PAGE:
Stringless mocking

When I first started working on ApexMocks, the easiest path to take was to use strings when stubbing and verifying. For example:

mocks.when(myList, 'get').thenReturn('someValue');

Here we are stubbing the ‘get’ method of the MyList class to return our stubbed value. Notice that we are specifying the method to stub via a string parameter to the call to the mock framework when() method.

mocks.verify(ApexMocks.NEVER, myList, 'add');

Here we are verifying that the add method of the MyList class was never called. Again notice that we have specified the method to verify as a String – ‘add’.

Whilst this was the easiest path to take, it’s less than ideal for a number of reasons:

  • it’s error prone – I can easily make a typo in the method argument ‘adf’ instead of ‘add’ for example
  • as an API it’s a bit on the ugly side, the test code is not as elegant and readable as it could be
  • it makes solving the problem of stubbing and verifying method arguments more difficult
  • we’re not making best use of the Apex compiler – if we could call the real methods, we get all the benefits of our test code being compiled properly!

So next time we will start to use the latest version of the ApexMocks framework which allows us to use real method calls when stubbing and verifying behaviour.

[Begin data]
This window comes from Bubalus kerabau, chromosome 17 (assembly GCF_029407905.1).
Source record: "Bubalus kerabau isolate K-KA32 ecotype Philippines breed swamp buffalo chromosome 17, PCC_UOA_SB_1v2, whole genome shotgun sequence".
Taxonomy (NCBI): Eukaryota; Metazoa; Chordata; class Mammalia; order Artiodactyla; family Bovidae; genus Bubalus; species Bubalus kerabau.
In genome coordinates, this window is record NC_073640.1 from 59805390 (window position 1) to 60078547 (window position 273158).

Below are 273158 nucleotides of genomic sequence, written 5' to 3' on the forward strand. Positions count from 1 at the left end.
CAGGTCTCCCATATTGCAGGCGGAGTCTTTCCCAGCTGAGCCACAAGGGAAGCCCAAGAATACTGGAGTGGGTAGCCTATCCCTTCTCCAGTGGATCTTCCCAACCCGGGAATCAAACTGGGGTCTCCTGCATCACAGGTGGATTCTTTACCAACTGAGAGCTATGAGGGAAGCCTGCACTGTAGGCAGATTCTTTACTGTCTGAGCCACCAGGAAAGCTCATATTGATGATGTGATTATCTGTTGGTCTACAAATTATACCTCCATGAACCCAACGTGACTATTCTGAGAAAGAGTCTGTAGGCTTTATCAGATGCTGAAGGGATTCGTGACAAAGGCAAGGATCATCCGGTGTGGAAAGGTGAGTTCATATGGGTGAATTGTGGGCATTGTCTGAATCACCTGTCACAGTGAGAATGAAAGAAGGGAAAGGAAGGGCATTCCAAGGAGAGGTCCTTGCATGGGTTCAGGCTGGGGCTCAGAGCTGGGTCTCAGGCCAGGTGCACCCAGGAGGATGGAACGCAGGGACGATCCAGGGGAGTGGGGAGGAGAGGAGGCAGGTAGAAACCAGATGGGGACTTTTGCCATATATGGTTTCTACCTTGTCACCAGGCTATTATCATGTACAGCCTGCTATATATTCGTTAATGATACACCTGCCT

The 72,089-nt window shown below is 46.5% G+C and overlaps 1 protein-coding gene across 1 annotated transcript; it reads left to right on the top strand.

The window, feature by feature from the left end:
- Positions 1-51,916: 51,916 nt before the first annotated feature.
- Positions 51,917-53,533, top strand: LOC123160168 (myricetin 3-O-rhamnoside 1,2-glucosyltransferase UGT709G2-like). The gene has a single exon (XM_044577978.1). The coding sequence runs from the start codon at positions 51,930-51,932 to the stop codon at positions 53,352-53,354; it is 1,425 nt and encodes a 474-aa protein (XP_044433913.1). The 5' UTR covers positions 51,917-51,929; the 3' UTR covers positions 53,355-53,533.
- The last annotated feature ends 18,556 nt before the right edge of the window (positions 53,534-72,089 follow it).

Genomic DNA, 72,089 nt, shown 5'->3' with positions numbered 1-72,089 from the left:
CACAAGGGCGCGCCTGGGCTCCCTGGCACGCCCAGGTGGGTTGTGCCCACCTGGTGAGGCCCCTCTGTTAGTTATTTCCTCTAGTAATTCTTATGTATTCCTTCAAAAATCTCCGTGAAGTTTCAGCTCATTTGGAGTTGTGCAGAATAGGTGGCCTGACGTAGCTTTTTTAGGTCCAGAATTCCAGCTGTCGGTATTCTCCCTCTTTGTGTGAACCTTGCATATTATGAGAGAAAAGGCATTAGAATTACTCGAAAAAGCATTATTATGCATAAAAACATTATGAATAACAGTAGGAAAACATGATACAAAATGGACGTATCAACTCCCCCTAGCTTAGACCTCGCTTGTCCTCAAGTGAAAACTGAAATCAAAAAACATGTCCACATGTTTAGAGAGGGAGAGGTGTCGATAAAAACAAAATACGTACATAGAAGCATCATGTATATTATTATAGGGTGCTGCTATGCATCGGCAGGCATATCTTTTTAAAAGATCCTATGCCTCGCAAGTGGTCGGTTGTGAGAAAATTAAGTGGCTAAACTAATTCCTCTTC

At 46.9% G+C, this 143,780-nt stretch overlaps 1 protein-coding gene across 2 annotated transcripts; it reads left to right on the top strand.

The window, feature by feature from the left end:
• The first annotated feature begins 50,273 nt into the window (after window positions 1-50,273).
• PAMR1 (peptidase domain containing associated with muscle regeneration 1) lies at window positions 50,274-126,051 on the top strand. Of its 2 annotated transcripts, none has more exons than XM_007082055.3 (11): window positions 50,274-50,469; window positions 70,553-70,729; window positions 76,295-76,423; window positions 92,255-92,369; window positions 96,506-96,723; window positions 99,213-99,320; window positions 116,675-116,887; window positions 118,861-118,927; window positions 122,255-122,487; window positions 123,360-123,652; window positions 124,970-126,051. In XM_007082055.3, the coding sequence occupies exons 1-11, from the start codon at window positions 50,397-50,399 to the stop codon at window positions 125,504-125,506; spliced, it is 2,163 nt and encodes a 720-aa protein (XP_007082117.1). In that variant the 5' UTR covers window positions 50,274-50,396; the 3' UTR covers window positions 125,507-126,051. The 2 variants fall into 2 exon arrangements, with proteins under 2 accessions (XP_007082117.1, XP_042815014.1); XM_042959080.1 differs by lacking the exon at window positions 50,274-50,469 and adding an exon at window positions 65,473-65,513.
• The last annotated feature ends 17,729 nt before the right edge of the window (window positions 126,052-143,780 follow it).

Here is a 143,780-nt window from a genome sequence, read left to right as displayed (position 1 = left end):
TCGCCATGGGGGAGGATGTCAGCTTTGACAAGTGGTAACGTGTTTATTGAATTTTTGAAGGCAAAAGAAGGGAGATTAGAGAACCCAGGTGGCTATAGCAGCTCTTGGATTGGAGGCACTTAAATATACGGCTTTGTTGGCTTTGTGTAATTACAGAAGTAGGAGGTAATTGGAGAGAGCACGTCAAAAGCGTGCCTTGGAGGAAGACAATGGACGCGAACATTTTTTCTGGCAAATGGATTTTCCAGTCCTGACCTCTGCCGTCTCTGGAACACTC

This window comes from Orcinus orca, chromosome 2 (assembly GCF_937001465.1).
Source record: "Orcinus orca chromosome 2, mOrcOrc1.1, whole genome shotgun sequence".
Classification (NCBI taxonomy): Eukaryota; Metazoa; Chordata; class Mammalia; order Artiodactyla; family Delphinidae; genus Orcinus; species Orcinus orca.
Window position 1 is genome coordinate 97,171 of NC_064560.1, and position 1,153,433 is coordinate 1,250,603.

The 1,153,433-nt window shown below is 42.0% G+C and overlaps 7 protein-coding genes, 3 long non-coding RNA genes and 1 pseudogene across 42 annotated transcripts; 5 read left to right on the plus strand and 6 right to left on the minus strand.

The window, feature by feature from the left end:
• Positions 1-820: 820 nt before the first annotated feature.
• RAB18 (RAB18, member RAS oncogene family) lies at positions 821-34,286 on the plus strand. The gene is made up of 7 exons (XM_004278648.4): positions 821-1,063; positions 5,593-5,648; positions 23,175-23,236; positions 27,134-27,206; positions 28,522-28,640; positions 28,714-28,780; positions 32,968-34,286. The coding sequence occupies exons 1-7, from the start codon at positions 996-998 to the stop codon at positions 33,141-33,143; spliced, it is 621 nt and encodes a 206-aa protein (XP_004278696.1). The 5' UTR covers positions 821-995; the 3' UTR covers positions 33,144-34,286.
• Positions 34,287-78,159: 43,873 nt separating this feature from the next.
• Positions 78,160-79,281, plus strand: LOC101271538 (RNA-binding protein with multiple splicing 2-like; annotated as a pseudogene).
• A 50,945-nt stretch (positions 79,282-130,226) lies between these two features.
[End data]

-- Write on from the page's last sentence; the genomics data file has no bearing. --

We’ll see how to define the component interface we want to stub or verify, how to auto-generate and inject a mock implementation of our interface into our unit test class, and finally how to write ApexMocks unit tests.

And yes – I’ll make the mock framework itself available via our FinancialForce.com GitHub repository ūüôā

Advertisements

Introducing ApexMocks Framework

The goals I set myself in creating a mocking framework for the Force.com platform are:

  • minimal impact on production code
  • ease of use
  • mockito style syntax

Mockito is a well known mocking framework for Java development. Personally I love the syntax it provides, it allows for the creation of very readable unit tests.

Any impact on production code should be absolutely minimal, ideally zero. We don’t want to litter production code with instrumentation code, nor do we want to have to write our production code in a way we wouldn’t have done just to use a mocking framework.

Keep in mind mocking makes the assumption we will be using dependency injection, so we also need a simple, light-weight approach for DI too.

So given all of that, the kinds of basic requirements I would envisage for a mocking framework are:

(1) basic when style stubbing

when(myClass, 'someMethod').thenReturn(someValue)

(2) specific argument matching

when(myClass, 'someMethodTakingStringArgument', 'argumentValue').thenReturn(someValue)
when(myClass, 'someMethodTakingIntegerArgument', 1).thenReturn(someValue)

(3) verify style behaviour verification

verify(myClass, 'someMethod’)
verify(myClass, 'someMethod', argumentValues)

(4) exception stubbing

when(myClass, 'someMethod').thenThrow(new MyException())

(5) argument matchers

when(myClass, 'someMethod', anyInteger()).thenReturn(someValue)

Behaviour Driven Development on the Force.com platform